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Cellphone carriers face off at Coachella festival

April 12, 2013|By Salvador Rodriguez
  • Facilities for the Coachella Valley Music and Arts Festival are set up at Indio's Empire Polo Field.
Facilities for the Coachella Valley Music and Arts Festival are set up at… (Kevin Winter / Getty Images…)

That's why the four major wireless carriers say they're going out of their way to make sure there is enough network capacity for their customers to make calls, send texts and upload photos and videos to their social networks.

Verizon, AT&T, T-Mobile and Sprint understand that at events such as Coachella -- where as many as 90,000 people may show up on one day -- users see just how good their networks are, and perhaps more important, how well their friends' carriers hold up.

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AT&T, for example, said it will be using all 18 beams of its super multi-beam antenna. This is the first time the Texas-based carrier will deploy the technology, which was designed to specifically handle the type of traffic carriers see at events such as Coachella.

Additionally, AT&T said it will be rolling out three of its Cell on Wheels vehicles, otherwise known as COWs, to increase the capacity of its network at the festival's parking lots, camping areas and other areas. The company said it will also have a team of engineers on-site, employing real-time solutions to best manage the network.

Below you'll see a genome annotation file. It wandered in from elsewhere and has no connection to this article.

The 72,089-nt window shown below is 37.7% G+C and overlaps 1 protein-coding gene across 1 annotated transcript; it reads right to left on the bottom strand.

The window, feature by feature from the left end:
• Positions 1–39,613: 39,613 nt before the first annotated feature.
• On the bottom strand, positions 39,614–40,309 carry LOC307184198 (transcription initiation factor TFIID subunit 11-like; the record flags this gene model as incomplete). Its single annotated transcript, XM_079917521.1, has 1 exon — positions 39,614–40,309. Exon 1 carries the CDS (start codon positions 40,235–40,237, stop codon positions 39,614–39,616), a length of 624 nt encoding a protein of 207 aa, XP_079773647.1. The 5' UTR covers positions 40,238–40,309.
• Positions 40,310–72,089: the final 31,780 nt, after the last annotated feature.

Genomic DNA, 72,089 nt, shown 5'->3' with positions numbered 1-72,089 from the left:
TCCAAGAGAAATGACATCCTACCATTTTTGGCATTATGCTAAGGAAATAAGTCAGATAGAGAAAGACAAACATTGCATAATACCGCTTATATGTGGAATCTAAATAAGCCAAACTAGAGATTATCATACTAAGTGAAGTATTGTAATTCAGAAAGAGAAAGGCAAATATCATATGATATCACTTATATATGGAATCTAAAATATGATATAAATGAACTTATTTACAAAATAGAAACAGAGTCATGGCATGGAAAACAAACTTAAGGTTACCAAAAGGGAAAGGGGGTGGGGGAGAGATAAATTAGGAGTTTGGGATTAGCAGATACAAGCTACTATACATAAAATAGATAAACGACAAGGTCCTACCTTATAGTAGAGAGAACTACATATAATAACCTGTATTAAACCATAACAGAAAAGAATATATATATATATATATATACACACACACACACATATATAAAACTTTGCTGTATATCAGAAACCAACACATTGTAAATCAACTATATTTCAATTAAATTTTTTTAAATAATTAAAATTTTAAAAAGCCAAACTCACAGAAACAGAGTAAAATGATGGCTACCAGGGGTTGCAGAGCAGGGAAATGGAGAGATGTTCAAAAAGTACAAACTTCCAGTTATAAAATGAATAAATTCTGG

Verizon is right there with AT&T, bringing out three of its COWs as well. Verizon spokesman Ken Muche said the company doesn't anticipate their customers having any network issues at Coachella.

"When people are taking pictures or they're uploading short videos of their favorite band, their smartphone is going to work for them when they want it to and where they want it to," he said. "Those days at Coachella are no different than any others. They're incredibly important to us, and we expect our customers to have a great experience."

Muche said Verizon cares so much about heavily populated events such as Coachella because they can help a company distinguish itself from its competition.

"People know at big events like this what phones are working and what phones aren't working," he said.

T-Mobile, which said it will also have COWs on location, plans to give its Indio 4G network a trial by fire. The 4G network was recently enhanced with new equipment to handle the influx of people, the company said.

"We fully expect T-Mobile customers will have access to Instagram and other social networks to share their Coachella experiences," the Seattle-based carrier told The Times in a statement.

Sprint, meanwhile, is taking two COWs to the location, and spokeswoman Heather Wong said it was doing all it can to make sure users don't experience slower speeds than normal.

"We do want to equip our users with the best experience that [Sprint] can," she said.


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